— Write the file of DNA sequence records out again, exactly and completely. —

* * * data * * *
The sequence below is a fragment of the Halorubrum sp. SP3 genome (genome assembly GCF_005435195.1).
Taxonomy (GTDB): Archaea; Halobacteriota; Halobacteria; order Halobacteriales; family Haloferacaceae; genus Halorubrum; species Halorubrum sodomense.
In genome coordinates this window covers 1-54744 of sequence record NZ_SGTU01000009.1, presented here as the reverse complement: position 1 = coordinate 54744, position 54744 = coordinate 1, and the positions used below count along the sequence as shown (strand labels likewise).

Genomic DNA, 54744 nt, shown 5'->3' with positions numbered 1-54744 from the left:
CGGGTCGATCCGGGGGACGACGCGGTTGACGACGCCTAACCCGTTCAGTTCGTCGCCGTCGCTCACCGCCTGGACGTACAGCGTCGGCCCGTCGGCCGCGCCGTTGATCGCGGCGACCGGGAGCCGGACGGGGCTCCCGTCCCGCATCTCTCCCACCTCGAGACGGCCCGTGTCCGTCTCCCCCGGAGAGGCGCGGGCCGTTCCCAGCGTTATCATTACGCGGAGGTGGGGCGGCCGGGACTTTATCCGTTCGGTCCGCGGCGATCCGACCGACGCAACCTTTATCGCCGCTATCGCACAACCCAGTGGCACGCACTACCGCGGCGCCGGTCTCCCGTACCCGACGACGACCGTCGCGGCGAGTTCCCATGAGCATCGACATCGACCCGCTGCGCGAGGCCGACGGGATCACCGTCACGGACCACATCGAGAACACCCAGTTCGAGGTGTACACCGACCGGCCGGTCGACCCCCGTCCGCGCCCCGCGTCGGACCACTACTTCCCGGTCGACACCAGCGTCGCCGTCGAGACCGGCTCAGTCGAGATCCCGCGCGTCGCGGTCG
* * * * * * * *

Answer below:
The sequence below is a fragment of the Halorubrum sp. SP3 genome (genome assembly GCF_005435195.1).
Taxonomy (GTDB): Archaea; Halobacteriota; Halobacteria; order Halobacteriales; family Haloferacaceae; genus Halorubrum; species Halorubrum sodomense.
In genome coordinates this window covers 1-54744 of sequence record NZ_SGTU01000009.1, presented here as the reverse complement: position 1 = coordinate 54744, position 54744 = coordinate 1, and the positions used below count along the sequence as shown (strand labels likewise).

Genomic DNA, 54744 nt, shown 5'->3' with positions numbered 1-54744 from the left:
CGGGTCGATCCGGGGGACGACGCGGTTGACGACGCCTAACCCGTTCAGTTCGTCGCCGTCGCTCACCGCCTGGACGTACAGCGTCGGCCCGTCGGCCGCGCCGTTGATCGCGGCGACCGGGAGCCGGACGGGGCTCCCGTCCCGCATCTCTCCCACCTCGAGACGGCCCGTGTCCGTCTCCCCCGGAGAGGCGCGGGCCGTTCCCAGCGTTATCATTACGCGGAGGTGGGGCGGCCGGGACTTTATCCGTTCGGTCCGCGGCGATCCGACCGACGCAACCTTTATCGCCGCTATCGCACAACCCAGTGGCACGCACTACCGCGGCGCCGGTCTCCCGTACCCGACGACGACCGTCGCGGCGAGTTCCCATGAGCATCGACATCGACCCGCTGCGCGAGGCCGACGGGATCACCGTCACGGACCACATCGAGAACACCCAGTTCGAGGTGTACACCGACCGGCCGGTCGACCCCCGTCCGCGCCCCGCGTCGGACCACTACTTCCCGGTCGACACCAGCGTCGCCGTCGAGACCGGCTCAGTCGAGATCCCGCGCGTCGCGGTCG